Daily file photo by Nathan Richards
While media and fans focus on the quarterback competition, the position group that will most determine how the Wildcats perform in 2015 is the offensive line.
In 2014, constant pressure hampered the offense, particularly the pass offense. It doesn’t take advanced stats to see there were problems in multiple areas, but the numbers point exactly where the Wildcats need to improve.
Beyond being among the bottom four in the Big Ten in yards per carry, NU had an opponent-adjusted sack rate — sacks divided by the sum of sacks and passes, adjusted for opponent quality — of 85.8, according to Football Outsiders, ranking 89th in the nation. The Cats were sacked at a rate of 7.2 percent on standard downs, (first down, second-and-7 or fewer, third-and-4 or fewer, fourth-and-4 or fewer) ranking 108th in the nation.
One possible interpretation of these stats is that the coaching staff, knowing the line could not protect on standard downs, chose to run the ball to avoid drive-killing mistakes like sacks or interceptions. This explains the conservative play-calling seen much of last season. The running game became more predictable once opposing defenses knew the Cats could not pass protect consistently.
But what explains the overall 3.4 rushing yards per carry average despite having breakout then-freshman Justin Jackson average 4.8 yards per carry at a high volume? College football counts quarterback sacks against rushing stats, which is why the team yards per carry was so low.
It’s clear run blocking was not the biggest issue in 2014, and with a stable of capable running backs the Cats should be fine in that area. One space for incremental improvement is short-yardage run situations, where the team had a 65.5 percent power-success rate — percentage of runs on third or fourth down, two yards or less to go, that achieved a first down or touchdown — and ranked 81st in the nation.
The big step forward will have to come in pass protection. In addition, quicker separation from receivers will take pressure off the quarterback and offensive line and give the Cats more effective quick-strike offense. The return of senior receiver Christian Jones should help that.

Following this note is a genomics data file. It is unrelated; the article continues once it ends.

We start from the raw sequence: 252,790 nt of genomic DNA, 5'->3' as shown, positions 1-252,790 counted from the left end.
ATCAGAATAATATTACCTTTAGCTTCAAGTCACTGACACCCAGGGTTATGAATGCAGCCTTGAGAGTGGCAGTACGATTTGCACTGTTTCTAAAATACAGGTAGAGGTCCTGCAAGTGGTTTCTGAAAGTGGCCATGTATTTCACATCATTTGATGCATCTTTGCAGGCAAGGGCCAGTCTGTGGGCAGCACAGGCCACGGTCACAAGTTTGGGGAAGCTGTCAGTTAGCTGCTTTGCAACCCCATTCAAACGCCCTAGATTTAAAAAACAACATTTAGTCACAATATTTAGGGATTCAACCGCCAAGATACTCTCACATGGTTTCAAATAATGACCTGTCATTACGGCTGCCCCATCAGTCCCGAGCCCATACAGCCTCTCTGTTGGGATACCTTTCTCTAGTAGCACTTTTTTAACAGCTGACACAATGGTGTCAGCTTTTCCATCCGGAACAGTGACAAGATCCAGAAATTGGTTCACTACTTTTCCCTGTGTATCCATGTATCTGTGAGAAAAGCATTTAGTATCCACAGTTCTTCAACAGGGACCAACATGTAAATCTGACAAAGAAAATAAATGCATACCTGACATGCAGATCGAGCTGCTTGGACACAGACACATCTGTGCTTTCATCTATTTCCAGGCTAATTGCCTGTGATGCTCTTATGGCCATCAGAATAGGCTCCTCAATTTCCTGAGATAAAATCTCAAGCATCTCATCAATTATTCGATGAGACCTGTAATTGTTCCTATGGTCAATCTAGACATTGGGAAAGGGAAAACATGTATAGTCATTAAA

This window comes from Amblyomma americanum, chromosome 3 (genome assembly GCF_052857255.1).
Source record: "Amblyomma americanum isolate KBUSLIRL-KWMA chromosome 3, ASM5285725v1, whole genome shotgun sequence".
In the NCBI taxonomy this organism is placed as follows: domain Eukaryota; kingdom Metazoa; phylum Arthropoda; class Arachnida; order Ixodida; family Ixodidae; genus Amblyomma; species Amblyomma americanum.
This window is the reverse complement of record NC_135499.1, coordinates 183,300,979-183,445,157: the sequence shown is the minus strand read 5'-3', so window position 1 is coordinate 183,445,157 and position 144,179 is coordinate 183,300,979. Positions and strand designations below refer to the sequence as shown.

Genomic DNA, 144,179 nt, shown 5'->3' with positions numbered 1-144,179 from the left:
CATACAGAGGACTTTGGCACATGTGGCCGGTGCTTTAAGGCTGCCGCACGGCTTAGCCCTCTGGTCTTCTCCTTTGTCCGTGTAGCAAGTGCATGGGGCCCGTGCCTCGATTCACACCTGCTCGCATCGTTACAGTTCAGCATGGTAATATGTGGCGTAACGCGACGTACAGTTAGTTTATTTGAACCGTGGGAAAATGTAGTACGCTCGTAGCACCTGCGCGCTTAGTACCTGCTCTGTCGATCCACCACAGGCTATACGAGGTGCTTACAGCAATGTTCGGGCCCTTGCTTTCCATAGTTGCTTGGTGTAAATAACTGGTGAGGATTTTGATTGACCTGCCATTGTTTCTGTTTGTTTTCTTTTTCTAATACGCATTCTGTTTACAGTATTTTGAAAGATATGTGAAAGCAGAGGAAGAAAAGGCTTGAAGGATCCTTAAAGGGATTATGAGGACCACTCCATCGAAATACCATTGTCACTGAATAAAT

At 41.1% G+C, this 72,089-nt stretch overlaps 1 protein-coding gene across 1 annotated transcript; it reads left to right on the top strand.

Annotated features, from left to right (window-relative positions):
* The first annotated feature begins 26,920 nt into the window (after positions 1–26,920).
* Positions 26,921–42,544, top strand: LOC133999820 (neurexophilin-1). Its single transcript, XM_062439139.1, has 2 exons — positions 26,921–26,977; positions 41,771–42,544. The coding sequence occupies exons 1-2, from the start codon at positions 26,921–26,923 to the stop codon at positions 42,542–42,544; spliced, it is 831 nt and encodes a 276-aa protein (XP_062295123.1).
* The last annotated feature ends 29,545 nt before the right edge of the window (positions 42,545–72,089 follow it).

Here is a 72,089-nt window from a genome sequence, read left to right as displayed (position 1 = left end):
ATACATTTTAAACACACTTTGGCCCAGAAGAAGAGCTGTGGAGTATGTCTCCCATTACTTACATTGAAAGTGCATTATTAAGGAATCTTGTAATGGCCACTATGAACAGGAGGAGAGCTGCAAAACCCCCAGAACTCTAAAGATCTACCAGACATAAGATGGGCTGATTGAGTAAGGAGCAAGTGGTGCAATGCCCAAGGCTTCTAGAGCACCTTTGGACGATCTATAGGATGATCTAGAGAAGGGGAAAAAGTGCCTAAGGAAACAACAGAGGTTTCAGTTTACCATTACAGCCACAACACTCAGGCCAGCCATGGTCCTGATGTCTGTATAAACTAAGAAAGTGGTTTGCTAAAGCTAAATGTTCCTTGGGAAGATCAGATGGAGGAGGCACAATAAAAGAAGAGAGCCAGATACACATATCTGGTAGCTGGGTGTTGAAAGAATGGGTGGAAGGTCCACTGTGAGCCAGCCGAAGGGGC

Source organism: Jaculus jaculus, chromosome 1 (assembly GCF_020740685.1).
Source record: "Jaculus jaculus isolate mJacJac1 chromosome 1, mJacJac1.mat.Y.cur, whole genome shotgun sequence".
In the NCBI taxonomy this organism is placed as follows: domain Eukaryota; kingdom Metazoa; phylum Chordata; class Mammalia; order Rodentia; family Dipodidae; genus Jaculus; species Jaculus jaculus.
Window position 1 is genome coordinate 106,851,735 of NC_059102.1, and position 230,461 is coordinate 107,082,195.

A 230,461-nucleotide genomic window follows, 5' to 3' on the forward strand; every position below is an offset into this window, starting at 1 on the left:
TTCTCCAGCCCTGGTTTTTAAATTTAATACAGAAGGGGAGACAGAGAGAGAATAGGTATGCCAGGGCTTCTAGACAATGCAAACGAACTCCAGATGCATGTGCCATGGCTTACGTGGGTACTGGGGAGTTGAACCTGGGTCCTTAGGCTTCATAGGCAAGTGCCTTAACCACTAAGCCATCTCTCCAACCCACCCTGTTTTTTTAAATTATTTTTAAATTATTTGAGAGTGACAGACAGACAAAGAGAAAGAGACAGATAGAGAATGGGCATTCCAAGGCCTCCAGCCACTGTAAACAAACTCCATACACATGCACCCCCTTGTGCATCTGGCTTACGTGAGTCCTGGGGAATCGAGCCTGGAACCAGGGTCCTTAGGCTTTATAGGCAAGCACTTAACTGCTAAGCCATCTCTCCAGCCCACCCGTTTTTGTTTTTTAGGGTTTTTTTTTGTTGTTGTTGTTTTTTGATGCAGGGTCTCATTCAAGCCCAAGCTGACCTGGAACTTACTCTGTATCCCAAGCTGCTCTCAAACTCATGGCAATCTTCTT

Brandon Vitable represents the biggest offensive line loss. The 6-foot-3-inch, 300-pound center, now with the Indianapolis Colts, was the anchor of the Cats zone blocking scheme. He will likely be replaced by sophomore Brad North, another athletic zone-blocker. Listed at 6-feet-2-inches, 280-pounds, he ranked as the No. 9 center in his recruiting class according to Rivals.com.
Senior Geoff Mogus will likely transition to left tackle, which he played during spring ball, while junior Eric Olson is penciled in as the starter at right tackle. This leaves junior Adam DePietro at left guard and senior Matt Frazier at right guard. With Frazier nursing an injury earlier this year, 6-foot-8-inch senior Shane Mertz started at right guard in spring and impressed, but it is unclear who will win a starting job.
The Cats return three starters to the line from 2014 in Olson, Mogus and Frazier, which bodes well in terms of chemistry. But this group struggled in 2014 as a unit so it’s tough to say whether they can make it work in 2015.
In addition, it’s still too early to tell how good young guys like redshirt freshmen tackles Tommy Doles and Blake Hance are. But with the starting lineup in flux, both will have the opportunity to show coaching staff what they can do.
Overall, there are question marks all over the offensive line. How will NU replace Vitable, especially in the run game? What will the Cats’ pass protection look like in 2015, particularly with Mogus’ shift to left tackle?
The answers to these questions will decide the 2015 season.
Projected depth chart:
Geoff Mogus (Sr)
Tommy Doles (R-Fr)
Adam DePietro (Jr)
Connor Mahoney (Jr)
Brad North (So)
Ian Park (Jr)
Matt Frazier (Sr)
Shane Mertz (Sr)
Eric Olson (Jr)
Blake Hance (R-Fr)
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